Saturday, January 12, 2013

And Speaking of Exploitative & Oppressive Structures...

The IRS has just put colleges and universities on notice not to under-estimate the number of hours that adjunct faculty work. Many schools only count the number of hours in the classroom, as opposed to counting time spent preparing or grading (these, combined, far exceed the number of hours spent in the classroom; for every 70-minute lecture that I give, I spend between 8-14 hours writing it). But, thanks to Obamacare, working more than 30 hours a week for an employer makes one eligible for health insurance. 

This is so great, right?! The federal government totally gets that many college professors in this country are adjunct or part-time and that, as such, they earn minimal ducats and often have no benefits of any kind.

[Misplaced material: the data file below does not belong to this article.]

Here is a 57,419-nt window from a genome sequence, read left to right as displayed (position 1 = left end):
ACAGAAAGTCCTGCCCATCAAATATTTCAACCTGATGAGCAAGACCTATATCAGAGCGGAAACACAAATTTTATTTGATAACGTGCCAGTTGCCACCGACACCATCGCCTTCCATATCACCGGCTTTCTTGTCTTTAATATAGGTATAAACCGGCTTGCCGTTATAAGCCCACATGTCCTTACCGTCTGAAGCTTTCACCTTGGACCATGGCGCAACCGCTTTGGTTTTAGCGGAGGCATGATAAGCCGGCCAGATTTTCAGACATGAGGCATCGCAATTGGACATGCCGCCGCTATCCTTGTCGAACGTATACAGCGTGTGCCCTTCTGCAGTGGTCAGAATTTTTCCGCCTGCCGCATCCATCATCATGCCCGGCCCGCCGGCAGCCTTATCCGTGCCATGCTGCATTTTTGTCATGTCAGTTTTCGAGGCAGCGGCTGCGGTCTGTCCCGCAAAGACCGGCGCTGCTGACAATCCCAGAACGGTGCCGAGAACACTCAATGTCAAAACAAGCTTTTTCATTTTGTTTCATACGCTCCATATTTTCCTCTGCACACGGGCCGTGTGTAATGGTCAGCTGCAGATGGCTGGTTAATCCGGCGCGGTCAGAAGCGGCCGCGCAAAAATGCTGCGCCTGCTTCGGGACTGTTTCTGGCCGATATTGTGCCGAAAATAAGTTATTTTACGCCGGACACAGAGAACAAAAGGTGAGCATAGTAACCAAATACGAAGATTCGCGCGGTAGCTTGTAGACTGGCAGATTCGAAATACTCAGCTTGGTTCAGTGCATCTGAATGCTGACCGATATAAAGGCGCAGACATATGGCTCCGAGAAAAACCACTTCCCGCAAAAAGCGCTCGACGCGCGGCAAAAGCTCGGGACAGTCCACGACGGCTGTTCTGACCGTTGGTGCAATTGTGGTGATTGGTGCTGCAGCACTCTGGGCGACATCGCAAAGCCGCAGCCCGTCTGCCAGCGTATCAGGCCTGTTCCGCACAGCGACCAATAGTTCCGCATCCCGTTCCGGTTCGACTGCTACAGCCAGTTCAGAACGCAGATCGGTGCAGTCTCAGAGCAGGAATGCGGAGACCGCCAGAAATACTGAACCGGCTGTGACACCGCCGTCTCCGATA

Sadly, no. Some schools are already taking steps to cut adjunct faculty hours so that they will not have to shoulder the burden of providing health insurance for their employees. Which begs the question: Doesn't it seem like university professors and administrators would recognize that it is in their best interests (economic, institution-building, quality of teaching, flexibility) to support single-payer health insurance?


Jon Foster said...

What college administration should do for their faculty is to put a modifier for the hours spent by the professor on non-classroom hours. These activities should include consultation by faculty as per student need as well as time consumed in preparing lesson plans, curricula planning and computing grades.

Taki Sutherland said...

Well, that's annoying. Why can't school administrators give the teachers what is due? The other industries are doing it (food sector, medicine, even the home improvement/retail industry has those standards enforced), so why can't the admins? Afraid to lose funding, maybe?